Mailbag: Lecithin for weight loss?
Two friends and I are trying to win an office bet by losing 10 lbs each before 3 other coworkers do. At our meeting last night, Sheila said she had read or heard lecithin is really good for weight loss, something about it breaks up fat or fat cells? I hadn’t heard of it before, but I’d like to order some today if there’s anything to that. Is there?
Culver City, CA
Lecithin is a terrific natural superfood, almost like several supplements in one since it supplies a mixture of nutritious fats and certain B vitamins. People have used lecithin supplements for decades. You can find traces of lecithin in many foods. Egg yolks and soybeans (and also brains, when eaten as food) are among the best sources but people don’t eat very much of those, at least not on a daily basis. That’s a shame since lecithin is useful to almost every cell in your body. Lecithin is used by the body in a few different ways, but most people use lecithin supplements specifically for for cholesterol-support or brain-boosting. So, what about lecithin and weight loss?
Lecithin for weight loss is a pretty old idea. Since at least the late 70′s, we’ve seen lecithin in certain diet formulas (sometimes referred to as lipo-tropics), where its usually accompanied by kelp and vitamin B-6. While it’s also true that these nutrients – phospholipids from lecithin, iodine from kelp, and vitamin B-6 – could be said to support the breakdown of fat in some indirect way, they don’t rise to the level of being worthwhile weight-loss supplements, which was established back in the mid 80′s. There are far more effective products with more reliable mechanisms like glucomannan fiber and strategic use of carb blockers.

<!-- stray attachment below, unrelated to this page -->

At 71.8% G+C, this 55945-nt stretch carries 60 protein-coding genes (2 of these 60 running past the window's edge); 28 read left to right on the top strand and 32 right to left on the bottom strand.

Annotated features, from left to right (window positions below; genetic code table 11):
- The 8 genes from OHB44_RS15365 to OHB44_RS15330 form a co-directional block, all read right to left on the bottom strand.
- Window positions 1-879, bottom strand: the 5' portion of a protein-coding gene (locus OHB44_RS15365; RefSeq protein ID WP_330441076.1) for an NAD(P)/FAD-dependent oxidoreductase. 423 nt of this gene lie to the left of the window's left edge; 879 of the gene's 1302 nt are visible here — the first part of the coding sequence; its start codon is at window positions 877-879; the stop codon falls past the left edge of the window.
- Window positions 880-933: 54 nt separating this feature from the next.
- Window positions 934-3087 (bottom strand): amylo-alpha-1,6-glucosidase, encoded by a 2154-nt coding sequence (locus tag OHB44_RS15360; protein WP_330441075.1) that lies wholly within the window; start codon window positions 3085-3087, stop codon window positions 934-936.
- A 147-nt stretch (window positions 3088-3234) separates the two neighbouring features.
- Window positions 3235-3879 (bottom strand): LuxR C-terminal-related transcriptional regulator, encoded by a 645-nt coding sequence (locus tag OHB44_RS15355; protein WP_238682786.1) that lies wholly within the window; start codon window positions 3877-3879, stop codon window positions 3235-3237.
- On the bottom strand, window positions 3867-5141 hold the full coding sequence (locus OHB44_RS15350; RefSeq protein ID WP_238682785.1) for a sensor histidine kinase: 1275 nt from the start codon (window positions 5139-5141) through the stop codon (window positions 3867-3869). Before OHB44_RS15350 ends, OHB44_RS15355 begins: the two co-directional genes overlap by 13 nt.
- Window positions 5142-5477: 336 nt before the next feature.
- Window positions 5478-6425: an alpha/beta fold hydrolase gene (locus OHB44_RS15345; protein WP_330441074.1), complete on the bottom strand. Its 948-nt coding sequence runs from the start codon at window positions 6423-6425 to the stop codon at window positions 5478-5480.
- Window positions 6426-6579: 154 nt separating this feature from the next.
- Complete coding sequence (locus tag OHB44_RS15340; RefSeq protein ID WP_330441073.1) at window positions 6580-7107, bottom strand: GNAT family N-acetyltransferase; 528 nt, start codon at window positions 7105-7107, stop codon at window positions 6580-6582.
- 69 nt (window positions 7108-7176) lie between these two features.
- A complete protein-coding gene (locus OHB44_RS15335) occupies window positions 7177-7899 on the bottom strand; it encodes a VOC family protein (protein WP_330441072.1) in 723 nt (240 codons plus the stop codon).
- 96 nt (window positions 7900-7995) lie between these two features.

The idea that lecithin could be good for fat loss probably stems from the fact that lecithin is also commonly used in baking and cooking as an emulsifier, that is, to break up and disperse fats and oils. Perhaps the idea was that lecithin could do the same for fats stored in the body. It’s certainly not going to hurt your results to use lecithin supplements while dieting and exercising, but it would be too much of a stretch to call it a bona-fide weight-loss supplement.
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